The current Michelangelo & Sebastiano show at the National Gallery here in London is very much the kind of exhibition that one feels a great institution ought to be doing: spaciously presented, tirelessly scholarly, you couldn’t wish for a better introduction to these major names in Italian Renaissance art. And it’s particularly nice to escape from the claustrophobia of the basement spaces in the new wing, where the NG usually presents its major offerings.
If this introduction to the event sounds faintly grudging, I’m afraid that accurately reflects the feelings the show eventually aroused in me. The truth, however, is that these reactions are inevitable, given what is actually on view. Yet, at the same time what is on view accurately represents the possibilities – or in this case the lack of them – when even the grandest of institutions tries to do a show of this kind.
As for poor Sebastiano del Piombo, the longer one spends in the show, the more thoroughly he tends to get blotted out
Michelangelo is universally acknowledged as being one of the three greatest names in Italian High Renaissance Art – Leonardo da Vinci, Michelangelo, Raphael. Which, in turn, is acknowledged as representing one of the highest points of European achievement in the visual arts. His collaborator featured here, the Venetian painter Sebastiano de Piombo, originally a pupil of the magical but unprolific Giorgione, occupies a lower, but only slightly lower, place in the accepted hierarchy. Michelangelo allied himself to this younger colleague in order to fend off the increasing success and popularity of Raphael, newly arrived in Rome from Umbria, and receiving ambitious commissions from the Papacy. All to this the fact that, while we now recognise the early decades of the 16th century as a great age for art, they were also a time of warfare and disruption in Italy. Rome, the seat of the Papacy, and the arena for the artistic rivalry between Michelangelo and Raphael suffered grievously from the bloody sack of Rome in 1527. Ambitious artistic projects remained unfinished or were not finished in the form originally envisaged. Michelangelo’s botched design for the tomb of Pope Julius II supplies a case in point.
The National Gallery has the good fortune to possess two early, unfinished paintings on panel by Michelangelo, and the Royal Academy owns the so-called Taddei Tondo, a circular marble relief, also apparently unfinished, showing the Virgin and Child with the Infant St John. These items provide the exhibition with a solid start. Things soon get more complicated.
The cover illustration for the catalogue of the exhibition is the large altarpiece showing a Lamentation Over the Dead Christ, dated c. 1512-16, borrowed from the Museo Civico, Viterbo, and presented here as being by Sebastiano ‘after partial designs by Michelangelo’. Yes, in its own way it is indeed loomingly impressive. It is also, to put it bluntly, a bit of an awkward brute. The composition takes the form of an inverted T. The body of Christ lies horizontally in the foreground. It is unconvincing anatomically – the straggling legs of the corpse are disarticulated from the hips. Above Christ sits the figure of the Virgin, a masculinised giant with massive lower legs and knees and a head that seems much more male than female.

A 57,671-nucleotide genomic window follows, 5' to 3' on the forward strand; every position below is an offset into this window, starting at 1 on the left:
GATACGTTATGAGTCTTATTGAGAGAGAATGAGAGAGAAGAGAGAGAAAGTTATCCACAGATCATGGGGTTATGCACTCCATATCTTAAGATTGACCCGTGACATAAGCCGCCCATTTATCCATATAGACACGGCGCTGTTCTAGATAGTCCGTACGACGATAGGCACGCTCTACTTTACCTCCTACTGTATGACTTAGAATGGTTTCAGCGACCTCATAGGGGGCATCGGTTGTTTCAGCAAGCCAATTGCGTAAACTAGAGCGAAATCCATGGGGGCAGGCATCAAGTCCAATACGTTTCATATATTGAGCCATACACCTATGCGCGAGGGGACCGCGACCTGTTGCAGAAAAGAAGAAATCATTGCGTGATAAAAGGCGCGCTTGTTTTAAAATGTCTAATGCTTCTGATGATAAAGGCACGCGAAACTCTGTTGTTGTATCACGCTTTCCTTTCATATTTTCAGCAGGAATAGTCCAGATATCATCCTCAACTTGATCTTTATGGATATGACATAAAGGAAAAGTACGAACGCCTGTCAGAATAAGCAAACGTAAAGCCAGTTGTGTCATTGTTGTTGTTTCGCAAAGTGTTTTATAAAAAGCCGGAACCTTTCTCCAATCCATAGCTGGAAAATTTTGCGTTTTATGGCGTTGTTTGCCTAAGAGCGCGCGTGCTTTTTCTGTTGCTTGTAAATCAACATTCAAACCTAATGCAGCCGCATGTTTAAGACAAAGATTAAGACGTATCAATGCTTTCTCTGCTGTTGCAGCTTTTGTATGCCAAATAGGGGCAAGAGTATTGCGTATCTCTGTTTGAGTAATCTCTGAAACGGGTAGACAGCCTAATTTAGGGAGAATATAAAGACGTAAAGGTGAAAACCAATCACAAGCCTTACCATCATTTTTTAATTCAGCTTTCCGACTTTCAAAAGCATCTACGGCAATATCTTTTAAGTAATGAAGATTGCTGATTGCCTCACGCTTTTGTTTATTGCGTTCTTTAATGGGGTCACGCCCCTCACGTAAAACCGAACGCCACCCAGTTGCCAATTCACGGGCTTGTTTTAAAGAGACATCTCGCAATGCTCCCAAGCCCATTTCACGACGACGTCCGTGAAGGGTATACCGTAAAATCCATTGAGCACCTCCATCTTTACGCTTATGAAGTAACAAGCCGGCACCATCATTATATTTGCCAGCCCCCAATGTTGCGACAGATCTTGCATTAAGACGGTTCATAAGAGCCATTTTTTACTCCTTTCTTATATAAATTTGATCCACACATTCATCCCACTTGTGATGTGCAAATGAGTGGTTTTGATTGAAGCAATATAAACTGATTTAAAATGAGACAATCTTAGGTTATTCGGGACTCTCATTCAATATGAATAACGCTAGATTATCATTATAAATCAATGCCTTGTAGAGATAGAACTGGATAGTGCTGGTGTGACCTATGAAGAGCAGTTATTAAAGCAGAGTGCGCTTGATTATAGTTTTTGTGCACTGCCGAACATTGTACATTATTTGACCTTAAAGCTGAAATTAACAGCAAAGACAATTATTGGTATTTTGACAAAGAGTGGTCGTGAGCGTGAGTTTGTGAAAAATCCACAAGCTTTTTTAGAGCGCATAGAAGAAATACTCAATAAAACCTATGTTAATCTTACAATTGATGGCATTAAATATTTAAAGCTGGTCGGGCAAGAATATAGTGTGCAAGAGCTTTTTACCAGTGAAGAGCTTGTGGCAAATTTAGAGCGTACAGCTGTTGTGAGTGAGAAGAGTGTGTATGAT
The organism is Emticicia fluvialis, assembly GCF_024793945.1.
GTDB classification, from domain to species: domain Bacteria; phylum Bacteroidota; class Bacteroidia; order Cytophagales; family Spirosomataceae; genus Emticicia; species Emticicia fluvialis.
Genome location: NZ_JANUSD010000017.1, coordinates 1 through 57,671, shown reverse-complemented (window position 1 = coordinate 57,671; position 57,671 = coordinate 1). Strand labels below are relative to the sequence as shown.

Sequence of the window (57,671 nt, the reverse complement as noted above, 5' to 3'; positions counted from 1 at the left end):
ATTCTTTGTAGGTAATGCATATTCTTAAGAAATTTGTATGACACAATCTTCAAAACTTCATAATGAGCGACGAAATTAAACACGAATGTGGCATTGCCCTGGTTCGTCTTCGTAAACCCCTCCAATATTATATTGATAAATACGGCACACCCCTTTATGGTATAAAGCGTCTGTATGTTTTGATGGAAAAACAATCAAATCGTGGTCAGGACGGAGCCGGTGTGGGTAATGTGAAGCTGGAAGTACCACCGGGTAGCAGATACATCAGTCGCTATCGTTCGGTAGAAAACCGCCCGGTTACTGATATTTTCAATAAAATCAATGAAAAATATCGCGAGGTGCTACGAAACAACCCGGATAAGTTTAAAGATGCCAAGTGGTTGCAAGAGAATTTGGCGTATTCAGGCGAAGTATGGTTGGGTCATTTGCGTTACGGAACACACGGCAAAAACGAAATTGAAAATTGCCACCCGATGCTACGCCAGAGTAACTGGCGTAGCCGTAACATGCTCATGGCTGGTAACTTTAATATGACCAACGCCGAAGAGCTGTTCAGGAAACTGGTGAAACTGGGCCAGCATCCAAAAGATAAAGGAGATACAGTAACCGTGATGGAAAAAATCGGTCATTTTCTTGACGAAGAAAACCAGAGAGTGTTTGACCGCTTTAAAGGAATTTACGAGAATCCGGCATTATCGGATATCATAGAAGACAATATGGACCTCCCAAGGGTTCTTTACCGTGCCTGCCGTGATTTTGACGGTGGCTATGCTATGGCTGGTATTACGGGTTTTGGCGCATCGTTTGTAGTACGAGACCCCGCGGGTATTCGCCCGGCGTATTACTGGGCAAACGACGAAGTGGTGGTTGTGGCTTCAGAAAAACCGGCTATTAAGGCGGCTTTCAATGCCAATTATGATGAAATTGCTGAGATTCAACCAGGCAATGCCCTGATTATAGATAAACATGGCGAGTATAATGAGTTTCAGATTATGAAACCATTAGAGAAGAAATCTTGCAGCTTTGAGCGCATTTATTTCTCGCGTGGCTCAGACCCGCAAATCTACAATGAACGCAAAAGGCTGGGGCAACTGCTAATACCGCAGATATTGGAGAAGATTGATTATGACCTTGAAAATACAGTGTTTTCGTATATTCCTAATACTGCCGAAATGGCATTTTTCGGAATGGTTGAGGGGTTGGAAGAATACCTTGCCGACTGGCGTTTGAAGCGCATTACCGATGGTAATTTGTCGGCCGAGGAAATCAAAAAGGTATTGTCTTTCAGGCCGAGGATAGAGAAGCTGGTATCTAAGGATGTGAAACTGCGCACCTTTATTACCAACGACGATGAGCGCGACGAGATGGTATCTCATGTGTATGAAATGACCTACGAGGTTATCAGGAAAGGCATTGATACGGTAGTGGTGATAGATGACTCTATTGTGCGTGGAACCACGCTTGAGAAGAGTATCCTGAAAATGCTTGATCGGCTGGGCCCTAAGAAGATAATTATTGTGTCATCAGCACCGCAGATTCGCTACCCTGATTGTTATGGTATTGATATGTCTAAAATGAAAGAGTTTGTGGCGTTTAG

Many of these characteristics are repeated, though in much more acceptable guise, in one of Michelangelo’s most famous works, the Pieta of 1475-1500, made for St Peter’s in Rome, where it still resides. It is represented here by a plaster cast, a later replica of a cast originally made in 1930. It shows the sculpture before the damage done to the original by a crazed Hungarian called Laszlo Toth, who attacked it with a hammer. The cast, presented with no fuss, spaciously installed and evenly lit. somehow impresses as much or more than the battered (if now devotedly restored) original.
As the exhibition proceeds, Michelangelo is represented by two other large-scale sculptures, both representing the Risen Christ, nude, holding a cross that is unconvincingly small in scale in relation to His figure. One of these sculptures rediscovered less than twenty years ago is an original, left unfinished because of a flaw in the marble that put a black streak down Christ’s face. It was later bodged to completion by an unknown 17th-century hand. The other version, slightly smaller and more elegantly sinuous, is seen here in a late 19th-century plaster cast lent by the Statens Museum for Kunst in Copenhagen, made from the original in Santa Maria Sopra Minerva in Rome. If memory serves, the original now wears an obtrusive metal loincloth, though one less voluminous than one it was accoutred with in the late 19th century.
Wikipedia records that Sebastiano del Piombo said of this sculpture that ‘the knees alone were more worthy than the whole of Rome’. Wikipedia also notes that ‘Christ’s sexual organs are exposed in order to show that his sexuality is uncorrupted by lust and completely controlled by his will so that in his resurrected body he shows his triumph over both sin and death.’
Well. OK in a grandee museum, I suppose, but still – even today – not OK in a church. So better to see it as the artist intended.
As for poor Sebastiano del Piombo, the longer one spends in the show, the more thoroughly he tends to get blotted out. Michelangelo in plaster casts is more convincing than Sebastiano in the original.
Words: Edward Lucie-Smith © Artlyst 2017
Michelangelo & Sebastiano National Gallery London 15 March – 25 June 2017